After wandering the world for a year, I yearned for home. The one place that tugged on my heart strings most was Mackinac Island and I planned a trip there months before I returned to Michigan. I have never lived there and the only thing it houses are memories. This magic island however, encapsulates the things I love most about the USA and the state I grew up in. It is a perfect slice of American pie that satisfies a soul searching hunger in me every time I return.
The small Alaskan town of Petersburg is a place where time is told by the tides. High and low will let you know when you can come and when to go. Water winds its way through the land from the narrow sloughs out to the sea where the latest catch is being brought home. A rain forest rests along these shores with lime-green lichen coating wet, dark stumps on shady paths. The contrast of color makes green life glow in the dim light that filters through endless tiers of hemlock branches. Moss grows thick underfoot and if you aren’t careful you might just lose yourself to the quiet.
There is a place of salt and water, age and algae called Mono Lake in California. It’s a place of strange shapes formed from mixing calcium and carbonate. Over the years, towers formed called tufa. Tan spires of all shapes and sizes bloom under the water’s surface and older ones fill the shoreline.
I thought I didn’t have a favorite place on my trip. Well, not a clear winner as there have been many beautiful places I’ve visited that I call favorites. Sitting on a boulder on the edge of Glacier Point in Yosemite changed that. A girl I met here, Lauren, compared Glacier Point to the Grand Canyon and now I see why. It opens up before you like a big mystery revealed.
I recently spent a few days in Joshua Tree upon my return to the USA. Coming from Japan, it was surreal to be walking through the Mojave Desert. I was suddenly in the old west full of cacti and cowboys. The land is bright and the views vast.
One morning in Kyoto, I set out to explore the famous torii of Fushimi Inari-Taisha Shrine. I woke at 5am and put my body on auto pilot, following my phone’s directions to the nearest station that headed there. Few people stood on the platform as the melodic chimes signaling a train approaching rang out. I boarded and sat alone on a bench as I watched the skyline of the city fly by in the morning light. Blocks of cream and blue blurred by as my gaze lost focus in my sleepy mood.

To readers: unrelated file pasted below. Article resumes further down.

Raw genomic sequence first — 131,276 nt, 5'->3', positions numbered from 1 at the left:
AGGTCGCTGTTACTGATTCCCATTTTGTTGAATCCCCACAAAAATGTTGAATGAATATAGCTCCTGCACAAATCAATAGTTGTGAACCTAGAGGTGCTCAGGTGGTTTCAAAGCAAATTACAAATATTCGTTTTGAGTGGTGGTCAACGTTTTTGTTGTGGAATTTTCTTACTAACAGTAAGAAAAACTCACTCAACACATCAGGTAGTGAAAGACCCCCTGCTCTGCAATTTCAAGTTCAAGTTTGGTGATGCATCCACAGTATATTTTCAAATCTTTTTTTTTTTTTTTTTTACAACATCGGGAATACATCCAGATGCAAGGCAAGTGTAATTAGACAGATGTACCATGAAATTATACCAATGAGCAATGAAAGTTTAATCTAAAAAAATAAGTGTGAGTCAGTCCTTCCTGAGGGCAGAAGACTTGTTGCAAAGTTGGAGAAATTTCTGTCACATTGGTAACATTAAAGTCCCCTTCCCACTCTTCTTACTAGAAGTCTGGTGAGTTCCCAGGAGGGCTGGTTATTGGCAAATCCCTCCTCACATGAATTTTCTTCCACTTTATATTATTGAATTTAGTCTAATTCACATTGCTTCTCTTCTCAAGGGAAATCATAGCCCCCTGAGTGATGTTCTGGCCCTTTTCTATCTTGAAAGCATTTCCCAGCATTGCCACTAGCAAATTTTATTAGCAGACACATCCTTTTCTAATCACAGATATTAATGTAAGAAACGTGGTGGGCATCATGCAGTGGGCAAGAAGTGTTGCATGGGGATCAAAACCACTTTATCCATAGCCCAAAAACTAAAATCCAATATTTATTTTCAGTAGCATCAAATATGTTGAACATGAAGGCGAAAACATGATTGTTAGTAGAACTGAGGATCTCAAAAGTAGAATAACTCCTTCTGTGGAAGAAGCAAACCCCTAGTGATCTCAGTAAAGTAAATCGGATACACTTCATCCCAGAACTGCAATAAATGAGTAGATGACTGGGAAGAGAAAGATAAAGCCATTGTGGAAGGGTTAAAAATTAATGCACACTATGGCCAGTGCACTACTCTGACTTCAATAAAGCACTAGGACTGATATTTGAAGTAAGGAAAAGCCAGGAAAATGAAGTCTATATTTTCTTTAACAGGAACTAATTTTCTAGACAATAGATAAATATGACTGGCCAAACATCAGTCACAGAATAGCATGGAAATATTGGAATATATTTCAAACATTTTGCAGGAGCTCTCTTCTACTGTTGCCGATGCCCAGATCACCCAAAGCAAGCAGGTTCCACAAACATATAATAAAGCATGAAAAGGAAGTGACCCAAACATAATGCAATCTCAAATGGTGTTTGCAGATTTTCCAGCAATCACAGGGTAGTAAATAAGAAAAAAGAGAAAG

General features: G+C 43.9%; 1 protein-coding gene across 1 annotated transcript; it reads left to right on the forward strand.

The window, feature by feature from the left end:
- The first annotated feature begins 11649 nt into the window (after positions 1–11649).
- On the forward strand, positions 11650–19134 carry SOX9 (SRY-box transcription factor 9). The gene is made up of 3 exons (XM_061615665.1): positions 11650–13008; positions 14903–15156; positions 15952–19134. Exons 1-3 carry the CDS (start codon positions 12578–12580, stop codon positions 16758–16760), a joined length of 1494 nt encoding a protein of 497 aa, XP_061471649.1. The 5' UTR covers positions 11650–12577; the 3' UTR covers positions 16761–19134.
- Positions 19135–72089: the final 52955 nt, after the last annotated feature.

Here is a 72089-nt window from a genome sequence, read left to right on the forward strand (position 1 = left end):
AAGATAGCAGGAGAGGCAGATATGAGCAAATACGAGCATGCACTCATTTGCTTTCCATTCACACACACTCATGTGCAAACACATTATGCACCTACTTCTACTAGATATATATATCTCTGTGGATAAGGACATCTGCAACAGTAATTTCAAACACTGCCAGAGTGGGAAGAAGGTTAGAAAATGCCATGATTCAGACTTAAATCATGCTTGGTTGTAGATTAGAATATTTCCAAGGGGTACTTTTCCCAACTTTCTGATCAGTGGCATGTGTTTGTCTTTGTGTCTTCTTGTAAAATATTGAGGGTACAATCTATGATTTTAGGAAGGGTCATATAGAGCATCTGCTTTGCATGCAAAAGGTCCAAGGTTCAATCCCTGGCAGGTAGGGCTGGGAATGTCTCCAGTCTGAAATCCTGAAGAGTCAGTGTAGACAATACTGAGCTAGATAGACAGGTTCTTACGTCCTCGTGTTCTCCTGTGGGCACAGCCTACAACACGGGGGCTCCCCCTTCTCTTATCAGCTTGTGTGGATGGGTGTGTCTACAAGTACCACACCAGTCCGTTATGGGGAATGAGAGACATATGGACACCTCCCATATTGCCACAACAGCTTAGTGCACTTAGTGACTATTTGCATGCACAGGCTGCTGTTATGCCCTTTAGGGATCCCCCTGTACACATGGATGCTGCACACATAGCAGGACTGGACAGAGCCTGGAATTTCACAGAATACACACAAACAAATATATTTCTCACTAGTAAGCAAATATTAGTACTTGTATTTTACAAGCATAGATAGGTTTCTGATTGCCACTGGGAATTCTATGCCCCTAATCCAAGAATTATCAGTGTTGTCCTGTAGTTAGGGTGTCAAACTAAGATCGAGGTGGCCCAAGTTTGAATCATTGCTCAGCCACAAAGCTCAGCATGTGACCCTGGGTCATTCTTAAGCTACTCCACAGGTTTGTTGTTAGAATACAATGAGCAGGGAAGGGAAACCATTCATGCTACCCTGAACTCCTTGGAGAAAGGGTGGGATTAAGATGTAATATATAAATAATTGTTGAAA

When I was a child, my parents gave me a small porcelain statue of a geisha. It belonged to my father’s mother who passed away before I could form a memory of her. The statue was all white with pale blue and pink markings. The geisha knelt with a small drum beside her as if she were about to play it. Her hair curved high above her head in a beautiful sweep and a small dab of color formed tiny heart shaped lips on her face. That one impression of a beautiful culture so different than my own, planted a seed in my child’s heart, growing a love for all things Japanese.
Long ago in Japan, a deity appeared on Mt. Mikasa riding a white deer. For centuries after his visit, deer were seen as messengers of the gods and to this day are protected under a national treasure status. Nara is the present day area where these once sacred creatures roam.
I arrived in the mighty metropolis of Tokyo after a sleepless ten hour flight from Australia. Dazed by the bright morning light, I heaved my bags through a sea foreign faces. Unknown to me, I was walking into a spring holiday and people had flocked to the Asukasa area to celebrate. It was one of those rare, first warm days where everyone feels the need to escape outside. The change of season finally sets people free from winter’s cold confinement.
My time spent in New Zealand was like a peaceful dream on this journey. I started living with such ease that I didn’t want to leave. Time slowed and the beauty of the country settled in. I spent one month on each island and traveled by car, bus, plane and boat. I also rode a horse into the ocean.